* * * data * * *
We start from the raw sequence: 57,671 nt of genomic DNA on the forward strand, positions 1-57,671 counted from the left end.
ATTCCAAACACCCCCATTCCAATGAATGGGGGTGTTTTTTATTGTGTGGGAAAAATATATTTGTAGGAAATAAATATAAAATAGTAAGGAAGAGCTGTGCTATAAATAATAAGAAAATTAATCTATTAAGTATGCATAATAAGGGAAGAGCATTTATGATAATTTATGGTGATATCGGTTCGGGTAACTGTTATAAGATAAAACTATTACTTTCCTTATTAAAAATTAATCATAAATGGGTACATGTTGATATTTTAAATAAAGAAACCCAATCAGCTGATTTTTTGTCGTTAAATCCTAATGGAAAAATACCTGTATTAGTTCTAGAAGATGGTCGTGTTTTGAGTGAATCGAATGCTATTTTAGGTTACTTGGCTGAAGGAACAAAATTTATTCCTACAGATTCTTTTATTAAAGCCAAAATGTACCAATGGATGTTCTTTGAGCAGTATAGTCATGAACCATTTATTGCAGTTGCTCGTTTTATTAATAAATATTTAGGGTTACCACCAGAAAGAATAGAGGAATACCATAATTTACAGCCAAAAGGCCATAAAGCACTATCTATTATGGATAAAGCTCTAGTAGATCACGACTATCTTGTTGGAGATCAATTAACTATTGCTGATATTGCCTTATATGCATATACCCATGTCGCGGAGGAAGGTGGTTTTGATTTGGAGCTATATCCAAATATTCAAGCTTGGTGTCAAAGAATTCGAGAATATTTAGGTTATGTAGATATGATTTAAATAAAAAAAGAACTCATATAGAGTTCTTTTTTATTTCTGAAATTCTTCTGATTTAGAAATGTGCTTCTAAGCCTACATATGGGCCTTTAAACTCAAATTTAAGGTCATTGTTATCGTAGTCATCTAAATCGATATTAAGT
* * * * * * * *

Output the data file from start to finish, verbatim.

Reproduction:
We start from the raw sequence: 57,671 nt of genomic DNA on the forward strand, positions 1-57,671 counted from the left end.
ATTCCAAACACCCCCATTCCAATGAATGGGGGTGTTTTTTATTGTGTGGGAAAAATATATTTGTAGGAAATAAATATAAAATAGTAAGGAAGAGCTGTGCTATAAATAATAAGAAAATTAATCTATTAAGTATGCATAATAAGGGAAGAGCATTTATGATAATTTATGGTGATATCGGTTCGGGTAACTGTTATAAGATAAAACTATTACTTTCCTTATTAAAAATTAATCATAAATGGGTACATGTTGATATTTTAAATAAAGAAACCCAATCAGCTGATTTTTTGTCGTTAAATCCTAATGGAAAAATACCTGTATTAGTTCTAGAAGATGGTCGTGTTTTGAGTGAATCGAATGCTATTTTAGGTTACTTGGCTGAAGGAACAAAATTTATTCCTACAGATTCTTTTATTAAAGCCAAAATGTACCAATGGATGTTCTTTGAGCAGTATAGTCATGAACCATTTATTGCAGTTGCTCGTTTTATTAATAAATATTTAGGGTTACCACCAGAAAGAATAGAGGAATACCATAATTTACAGCCAAAAGGCCATAAAGCACTATCTATTATGGATAAAGCTCTAGTAGATCACGACTATCTTGTTGGAGATCAATTAACTATTGCTGATATTGCCTTATATGCATATACCCATGTCGCGGAGGAAGGTGGTTTTGATTTGGAGCTATATCCAAATATTCAAGCTTGGTGTCAAAGAATTCGAGAATATTTAGGTTATGTAGATATGATTTAAATAAAAAAAGAACTCATATAGAGTTCTTTTTTATTTCTGAAATTCTTCTGATTTAGAAATGTGCTTCTAAGCCTACATATGGGCCTTTAAACTCAAATTTAAGGTCATTGTTATCGTAGTCATCTAAATCGATATTAAGT